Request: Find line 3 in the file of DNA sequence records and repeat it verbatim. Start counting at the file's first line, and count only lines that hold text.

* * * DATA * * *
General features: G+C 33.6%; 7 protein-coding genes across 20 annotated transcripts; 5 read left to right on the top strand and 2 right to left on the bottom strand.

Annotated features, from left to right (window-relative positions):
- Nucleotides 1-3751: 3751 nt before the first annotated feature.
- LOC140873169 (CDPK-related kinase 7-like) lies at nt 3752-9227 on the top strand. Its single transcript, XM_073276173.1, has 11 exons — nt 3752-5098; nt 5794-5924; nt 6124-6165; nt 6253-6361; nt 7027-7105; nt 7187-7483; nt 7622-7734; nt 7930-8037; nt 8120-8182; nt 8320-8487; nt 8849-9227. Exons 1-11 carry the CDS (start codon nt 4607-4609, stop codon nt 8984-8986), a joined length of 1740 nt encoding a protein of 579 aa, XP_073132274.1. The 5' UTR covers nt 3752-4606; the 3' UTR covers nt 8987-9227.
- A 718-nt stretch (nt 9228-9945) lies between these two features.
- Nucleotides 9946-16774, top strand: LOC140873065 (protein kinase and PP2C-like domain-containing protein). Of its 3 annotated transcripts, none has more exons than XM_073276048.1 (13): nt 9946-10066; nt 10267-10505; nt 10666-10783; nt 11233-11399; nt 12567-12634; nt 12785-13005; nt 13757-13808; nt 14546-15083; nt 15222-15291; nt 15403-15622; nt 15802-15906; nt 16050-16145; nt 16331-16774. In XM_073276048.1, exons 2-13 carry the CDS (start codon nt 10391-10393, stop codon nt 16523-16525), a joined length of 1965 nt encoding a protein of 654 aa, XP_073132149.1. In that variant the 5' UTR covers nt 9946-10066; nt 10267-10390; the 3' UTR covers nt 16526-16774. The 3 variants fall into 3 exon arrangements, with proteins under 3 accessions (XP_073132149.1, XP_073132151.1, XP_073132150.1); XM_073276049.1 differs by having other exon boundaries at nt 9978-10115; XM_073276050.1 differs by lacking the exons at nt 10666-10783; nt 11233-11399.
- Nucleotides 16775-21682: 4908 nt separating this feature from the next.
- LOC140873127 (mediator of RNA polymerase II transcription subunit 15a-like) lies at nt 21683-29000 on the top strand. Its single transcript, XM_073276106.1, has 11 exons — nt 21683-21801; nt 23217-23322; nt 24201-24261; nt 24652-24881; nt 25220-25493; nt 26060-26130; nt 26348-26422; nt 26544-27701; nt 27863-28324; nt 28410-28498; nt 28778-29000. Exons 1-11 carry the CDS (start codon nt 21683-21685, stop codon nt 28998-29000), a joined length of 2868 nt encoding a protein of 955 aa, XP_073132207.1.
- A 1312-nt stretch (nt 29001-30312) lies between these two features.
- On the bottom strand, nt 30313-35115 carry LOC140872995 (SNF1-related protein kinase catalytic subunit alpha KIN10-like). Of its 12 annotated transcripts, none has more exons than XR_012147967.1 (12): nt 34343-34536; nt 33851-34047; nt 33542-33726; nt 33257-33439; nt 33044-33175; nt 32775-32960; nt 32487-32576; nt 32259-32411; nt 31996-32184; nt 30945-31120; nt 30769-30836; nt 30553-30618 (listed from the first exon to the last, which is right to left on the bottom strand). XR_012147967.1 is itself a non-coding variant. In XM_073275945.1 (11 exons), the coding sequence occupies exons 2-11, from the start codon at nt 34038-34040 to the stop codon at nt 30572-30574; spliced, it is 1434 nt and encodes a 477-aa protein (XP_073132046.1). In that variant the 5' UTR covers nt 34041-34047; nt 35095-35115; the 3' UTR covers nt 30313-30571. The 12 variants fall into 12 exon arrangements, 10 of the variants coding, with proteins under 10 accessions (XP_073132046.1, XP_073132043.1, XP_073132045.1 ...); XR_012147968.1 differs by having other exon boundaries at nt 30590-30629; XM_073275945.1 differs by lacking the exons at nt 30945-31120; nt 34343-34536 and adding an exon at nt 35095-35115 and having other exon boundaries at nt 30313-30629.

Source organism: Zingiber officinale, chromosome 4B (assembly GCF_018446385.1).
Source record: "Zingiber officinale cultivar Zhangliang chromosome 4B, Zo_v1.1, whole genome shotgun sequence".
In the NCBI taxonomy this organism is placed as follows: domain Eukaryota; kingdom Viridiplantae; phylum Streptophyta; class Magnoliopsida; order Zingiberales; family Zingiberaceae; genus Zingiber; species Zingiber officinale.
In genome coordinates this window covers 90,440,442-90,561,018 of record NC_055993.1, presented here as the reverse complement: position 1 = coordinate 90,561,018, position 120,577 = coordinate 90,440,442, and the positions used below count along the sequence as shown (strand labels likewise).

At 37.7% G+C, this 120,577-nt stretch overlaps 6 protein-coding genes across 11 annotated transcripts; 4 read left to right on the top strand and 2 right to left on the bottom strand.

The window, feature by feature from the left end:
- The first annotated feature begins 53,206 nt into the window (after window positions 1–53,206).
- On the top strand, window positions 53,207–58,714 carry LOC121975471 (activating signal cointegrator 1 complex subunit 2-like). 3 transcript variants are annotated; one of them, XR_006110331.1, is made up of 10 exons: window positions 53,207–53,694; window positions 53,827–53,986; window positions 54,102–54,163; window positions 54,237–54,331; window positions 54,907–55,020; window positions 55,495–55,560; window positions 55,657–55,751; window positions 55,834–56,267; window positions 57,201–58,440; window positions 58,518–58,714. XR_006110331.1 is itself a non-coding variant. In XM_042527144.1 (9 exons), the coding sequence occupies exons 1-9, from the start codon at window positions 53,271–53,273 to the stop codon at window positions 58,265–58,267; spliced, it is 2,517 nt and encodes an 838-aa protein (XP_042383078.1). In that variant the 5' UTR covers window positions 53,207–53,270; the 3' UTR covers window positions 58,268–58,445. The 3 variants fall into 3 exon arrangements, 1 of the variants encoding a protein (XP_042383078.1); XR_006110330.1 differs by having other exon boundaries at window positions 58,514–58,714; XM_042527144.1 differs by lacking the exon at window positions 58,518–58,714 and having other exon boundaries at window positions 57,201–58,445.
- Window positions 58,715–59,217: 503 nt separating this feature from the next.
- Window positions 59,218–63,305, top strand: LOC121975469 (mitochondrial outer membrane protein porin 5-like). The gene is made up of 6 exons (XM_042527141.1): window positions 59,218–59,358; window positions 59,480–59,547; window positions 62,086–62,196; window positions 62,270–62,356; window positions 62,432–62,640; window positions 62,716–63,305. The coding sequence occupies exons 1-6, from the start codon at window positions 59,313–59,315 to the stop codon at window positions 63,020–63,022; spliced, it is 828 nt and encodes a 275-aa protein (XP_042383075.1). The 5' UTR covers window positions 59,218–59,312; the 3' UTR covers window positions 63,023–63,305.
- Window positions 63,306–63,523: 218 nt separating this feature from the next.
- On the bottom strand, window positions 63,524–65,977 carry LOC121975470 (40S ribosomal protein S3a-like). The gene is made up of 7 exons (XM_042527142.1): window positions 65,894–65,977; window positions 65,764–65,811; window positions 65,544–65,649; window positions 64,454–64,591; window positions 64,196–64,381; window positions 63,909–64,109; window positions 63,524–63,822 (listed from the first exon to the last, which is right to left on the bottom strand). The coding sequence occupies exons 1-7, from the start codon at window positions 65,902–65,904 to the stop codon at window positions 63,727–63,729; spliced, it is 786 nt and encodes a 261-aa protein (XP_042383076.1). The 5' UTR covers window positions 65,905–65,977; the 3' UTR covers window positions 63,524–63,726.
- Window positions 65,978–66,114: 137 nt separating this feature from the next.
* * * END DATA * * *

- Nucleotides 1-3751: 3751 nt before the first annotated feature.